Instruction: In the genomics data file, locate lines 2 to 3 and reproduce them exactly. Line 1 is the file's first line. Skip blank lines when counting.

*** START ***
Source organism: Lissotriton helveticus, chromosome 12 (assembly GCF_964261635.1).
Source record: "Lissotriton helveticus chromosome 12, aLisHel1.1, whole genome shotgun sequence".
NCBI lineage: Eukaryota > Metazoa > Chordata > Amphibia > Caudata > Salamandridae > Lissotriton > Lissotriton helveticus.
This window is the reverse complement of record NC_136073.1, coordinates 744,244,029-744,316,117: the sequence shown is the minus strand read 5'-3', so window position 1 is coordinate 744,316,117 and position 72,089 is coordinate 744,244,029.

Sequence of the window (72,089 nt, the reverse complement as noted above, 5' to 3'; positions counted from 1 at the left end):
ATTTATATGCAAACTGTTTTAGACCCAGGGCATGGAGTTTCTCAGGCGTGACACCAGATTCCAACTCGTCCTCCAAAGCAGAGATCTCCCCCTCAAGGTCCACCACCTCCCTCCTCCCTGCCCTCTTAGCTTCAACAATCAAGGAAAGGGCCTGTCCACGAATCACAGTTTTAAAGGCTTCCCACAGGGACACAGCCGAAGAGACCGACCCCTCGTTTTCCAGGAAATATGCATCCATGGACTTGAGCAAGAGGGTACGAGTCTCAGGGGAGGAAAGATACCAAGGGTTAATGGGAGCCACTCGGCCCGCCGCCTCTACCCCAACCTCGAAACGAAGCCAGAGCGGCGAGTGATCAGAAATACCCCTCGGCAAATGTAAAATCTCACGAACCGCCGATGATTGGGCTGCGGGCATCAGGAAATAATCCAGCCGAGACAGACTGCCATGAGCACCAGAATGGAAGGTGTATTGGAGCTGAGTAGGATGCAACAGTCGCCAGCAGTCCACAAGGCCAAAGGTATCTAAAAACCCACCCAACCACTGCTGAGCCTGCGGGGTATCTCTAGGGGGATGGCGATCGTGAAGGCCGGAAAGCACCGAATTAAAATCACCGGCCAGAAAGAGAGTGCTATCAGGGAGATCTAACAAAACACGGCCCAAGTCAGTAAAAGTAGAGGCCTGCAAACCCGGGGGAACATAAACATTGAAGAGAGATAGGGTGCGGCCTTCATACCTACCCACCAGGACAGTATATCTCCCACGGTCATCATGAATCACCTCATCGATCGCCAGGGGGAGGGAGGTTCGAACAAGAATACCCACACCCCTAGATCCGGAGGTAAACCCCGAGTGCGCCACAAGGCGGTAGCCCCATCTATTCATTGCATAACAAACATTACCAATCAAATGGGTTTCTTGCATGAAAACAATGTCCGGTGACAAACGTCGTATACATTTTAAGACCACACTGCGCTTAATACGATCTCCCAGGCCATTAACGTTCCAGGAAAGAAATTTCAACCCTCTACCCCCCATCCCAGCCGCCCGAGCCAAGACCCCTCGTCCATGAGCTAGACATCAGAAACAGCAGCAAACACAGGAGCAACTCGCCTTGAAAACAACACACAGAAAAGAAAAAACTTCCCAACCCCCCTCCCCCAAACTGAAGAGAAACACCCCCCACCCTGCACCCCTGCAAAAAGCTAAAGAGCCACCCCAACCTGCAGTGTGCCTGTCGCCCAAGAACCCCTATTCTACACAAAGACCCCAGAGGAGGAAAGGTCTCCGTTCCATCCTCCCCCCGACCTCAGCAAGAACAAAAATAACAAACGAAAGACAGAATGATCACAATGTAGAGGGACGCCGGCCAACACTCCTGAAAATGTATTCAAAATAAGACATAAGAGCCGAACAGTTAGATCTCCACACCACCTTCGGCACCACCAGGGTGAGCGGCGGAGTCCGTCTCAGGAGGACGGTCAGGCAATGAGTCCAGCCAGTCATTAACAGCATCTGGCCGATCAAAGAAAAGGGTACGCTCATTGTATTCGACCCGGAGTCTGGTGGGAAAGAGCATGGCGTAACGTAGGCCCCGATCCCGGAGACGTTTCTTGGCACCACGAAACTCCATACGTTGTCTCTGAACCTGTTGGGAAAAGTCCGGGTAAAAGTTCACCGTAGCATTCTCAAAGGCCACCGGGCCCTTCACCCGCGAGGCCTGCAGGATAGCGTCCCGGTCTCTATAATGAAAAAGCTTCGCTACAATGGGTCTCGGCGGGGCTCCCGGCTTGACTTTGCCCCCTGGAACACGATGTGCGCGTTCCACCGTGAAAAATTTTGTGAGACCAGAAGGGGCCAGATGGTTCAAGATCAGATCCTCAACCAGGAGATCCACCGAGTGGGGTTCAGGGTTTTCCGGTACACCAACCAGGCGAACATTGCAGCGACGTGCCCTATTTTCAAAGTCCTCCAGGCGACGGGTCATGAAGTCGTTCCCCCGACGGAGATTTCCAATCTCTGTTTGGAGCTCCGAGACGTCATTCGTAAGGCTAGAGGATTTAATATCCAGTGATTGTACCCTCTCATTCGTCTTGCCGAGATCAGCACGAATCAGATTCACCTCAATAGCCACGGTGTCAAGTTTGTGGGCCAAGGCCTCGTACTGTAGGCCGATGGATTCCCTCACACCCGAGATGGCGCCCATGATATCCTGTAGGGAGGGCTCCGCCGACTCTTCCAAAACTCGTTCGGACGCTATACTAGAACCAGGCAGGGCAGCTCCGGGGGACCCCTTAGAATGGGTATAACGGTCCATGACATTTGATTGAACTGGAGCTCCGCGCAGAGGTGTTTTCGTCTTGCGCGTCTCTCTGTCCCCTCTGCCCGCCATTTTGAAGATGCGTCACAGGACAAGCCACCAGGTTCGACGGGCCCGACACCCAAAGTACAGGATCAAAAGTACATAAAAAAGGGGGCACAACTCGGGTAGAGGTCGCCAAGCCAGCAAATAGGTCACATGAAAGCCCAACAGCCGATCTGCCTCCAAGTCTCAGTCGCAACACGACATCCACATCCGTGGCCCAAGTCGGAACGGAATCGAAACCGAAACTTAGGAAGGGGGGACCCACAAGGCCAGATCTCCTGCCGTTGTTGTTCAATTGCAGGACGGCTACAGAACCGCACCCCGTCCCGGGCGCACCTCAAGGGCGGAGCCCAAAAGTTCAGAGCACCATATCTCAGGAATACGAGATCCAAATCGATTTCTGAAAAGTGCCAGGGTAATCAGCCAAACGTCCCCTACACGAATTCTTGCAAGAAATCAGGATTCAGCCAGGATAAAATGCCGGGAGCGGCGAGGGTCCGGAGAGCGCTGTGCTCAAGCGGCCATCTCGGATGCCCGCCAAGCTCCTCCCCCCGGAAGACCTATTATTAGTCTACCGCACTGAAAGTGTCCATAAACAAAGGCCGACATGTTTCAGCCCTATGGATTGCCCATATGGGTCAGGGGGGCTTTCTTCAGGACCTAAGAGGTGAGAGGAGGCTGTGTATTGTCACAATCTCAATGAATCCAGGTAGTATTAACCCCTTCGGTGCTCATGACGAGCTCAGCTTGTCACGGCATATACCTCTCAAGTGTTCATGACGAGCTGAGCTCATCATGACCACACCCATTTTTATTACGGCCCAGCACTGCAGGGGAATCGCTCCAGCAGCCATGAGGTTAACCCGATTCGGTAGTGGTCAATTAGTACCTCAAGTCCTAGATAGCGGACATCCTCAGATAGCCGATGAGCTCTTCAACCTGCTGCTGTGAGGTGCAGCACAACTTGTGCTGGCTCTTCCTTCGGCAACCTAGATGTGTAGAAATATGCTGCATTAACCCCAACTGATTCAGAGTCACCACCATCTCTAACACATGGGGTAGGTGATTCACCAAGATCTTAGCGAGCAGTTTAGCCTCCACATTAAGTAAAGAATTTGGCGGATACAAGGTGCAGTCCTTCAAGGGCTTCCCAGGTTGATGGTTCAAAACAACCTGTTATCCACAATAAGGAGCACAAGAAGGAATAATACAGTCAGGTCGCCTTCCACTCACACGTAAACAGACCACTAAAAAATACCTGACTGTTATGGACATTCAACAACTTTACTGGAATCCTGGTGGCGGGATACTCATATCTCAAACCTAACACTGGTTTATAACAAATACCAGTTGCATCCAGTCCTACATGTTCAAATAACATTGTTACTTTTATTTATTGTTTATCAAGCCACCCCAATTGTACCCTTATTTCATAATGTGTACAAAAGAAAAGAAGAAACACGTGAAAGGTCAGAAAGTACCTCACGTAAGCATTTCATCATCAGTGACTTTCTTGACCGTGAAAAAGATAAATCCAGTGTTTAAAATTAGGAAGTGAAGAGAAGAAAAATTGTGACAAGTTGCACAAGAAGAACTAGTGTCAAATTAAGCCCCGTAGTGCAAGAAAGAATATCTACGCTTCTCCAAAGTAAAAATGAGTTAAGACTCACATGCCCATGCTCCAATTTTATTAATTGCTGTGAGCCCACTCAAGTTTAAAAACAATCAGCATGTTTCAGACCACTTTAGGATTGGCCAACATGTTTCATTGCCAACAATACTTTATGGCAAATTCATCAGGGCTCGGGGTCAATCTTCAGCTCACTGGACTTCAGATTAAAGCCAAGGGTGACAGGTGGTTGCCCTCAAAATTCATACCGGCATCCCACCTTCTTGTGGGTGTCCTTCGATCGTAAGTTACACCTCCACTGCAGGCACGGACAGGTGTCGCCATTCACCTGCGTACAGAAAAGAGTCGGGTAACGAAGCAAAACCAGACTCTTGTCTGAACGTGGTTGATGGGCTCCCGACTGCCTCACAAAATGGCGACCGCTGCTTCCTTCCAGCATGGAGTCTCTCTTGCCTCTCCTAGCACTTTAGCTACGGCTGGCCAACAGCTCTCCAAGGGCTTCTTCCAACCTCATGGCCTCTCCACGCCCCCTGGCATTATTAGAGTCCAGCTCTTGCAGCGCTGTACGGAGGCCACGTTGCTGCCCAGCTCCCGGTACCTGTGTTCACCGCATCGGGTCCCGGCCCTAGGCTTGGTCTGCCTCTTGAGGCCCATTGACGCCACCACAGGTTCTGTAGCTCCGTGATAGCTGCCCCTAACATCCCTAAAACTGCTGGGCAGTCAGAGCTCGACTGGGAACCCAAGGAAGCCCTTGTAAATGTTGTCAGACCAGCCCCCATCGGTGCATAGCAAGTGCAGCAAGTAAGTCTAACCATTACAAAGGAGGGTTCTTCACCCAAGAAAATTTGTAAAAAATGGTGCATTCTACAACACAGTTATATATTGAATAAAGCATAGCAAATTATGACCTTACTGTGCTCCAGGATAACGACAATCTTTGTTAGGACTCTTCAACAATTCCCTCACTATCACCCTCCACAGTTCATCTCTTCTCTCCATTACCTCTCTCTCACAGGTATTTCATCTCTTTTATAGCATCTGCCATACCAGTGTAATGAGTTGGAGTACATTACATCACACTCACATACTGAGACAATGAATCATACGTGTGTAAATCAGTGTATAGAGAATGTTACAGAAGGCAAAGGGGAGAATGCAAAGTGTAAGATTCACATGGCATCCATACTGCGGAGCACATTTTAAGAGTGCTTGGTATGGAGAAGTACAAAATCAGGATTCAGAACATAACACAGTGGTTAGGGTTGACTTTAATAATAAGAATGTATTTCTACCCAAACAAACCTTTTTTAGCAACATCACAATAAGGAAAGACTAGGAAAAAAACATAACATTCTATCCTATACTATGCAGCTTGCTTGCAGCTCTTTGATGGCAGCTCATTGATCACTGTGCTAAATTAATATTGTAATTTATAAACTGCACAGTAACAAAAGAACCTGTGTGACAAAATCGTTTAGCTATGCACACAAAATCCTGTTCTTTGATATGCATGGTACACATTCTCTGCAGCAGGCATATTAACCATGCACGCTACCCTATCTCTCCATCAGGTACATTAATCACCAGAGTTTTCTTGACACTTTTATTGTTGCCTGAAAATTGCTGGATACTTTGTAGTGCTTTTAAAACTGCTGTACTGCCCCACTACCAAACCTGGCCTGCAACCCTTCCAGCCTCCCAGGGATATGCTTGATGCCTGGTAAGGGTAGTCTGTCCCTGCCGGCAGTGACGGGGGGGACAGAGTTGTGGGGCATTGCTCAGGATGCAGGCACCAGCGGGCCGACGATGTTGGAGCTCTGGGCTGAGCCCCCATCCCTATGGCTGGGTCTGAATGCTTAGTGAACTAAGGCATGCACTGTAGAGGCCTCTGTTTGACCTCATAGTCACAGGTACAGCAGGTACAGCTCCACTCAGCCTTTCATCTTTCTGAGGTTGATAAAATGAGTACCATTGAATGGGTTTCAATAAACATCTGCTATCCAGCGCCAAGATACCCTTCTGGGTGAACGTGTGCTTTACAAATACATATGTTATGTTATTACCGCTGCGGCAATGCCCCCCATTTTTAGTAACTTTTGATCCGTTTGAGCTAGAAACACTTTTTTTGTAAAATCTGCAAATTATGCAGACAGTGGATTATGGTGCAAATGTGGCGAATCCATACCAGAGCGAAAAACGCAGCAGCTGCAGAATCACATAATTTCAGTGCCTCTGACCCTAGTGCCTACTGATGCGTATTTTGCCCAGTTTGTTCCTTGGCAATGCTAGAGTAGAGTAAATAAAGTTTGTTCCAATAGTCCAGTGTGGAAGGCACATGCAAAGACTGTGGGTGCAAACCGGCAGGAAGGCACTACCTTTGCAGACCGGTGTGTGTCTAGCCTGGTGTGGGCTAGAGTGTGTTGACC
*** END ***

Source record: "Lissotriton helveticus chromosome 12, aLisHel1.1, whole genome shotgun sequence".
NCBI lineage: Eukaryota > Metazoa > Chordata > Amphibia > Caudata > Salamandridae > Lissotriton > Lissotriton helveticus.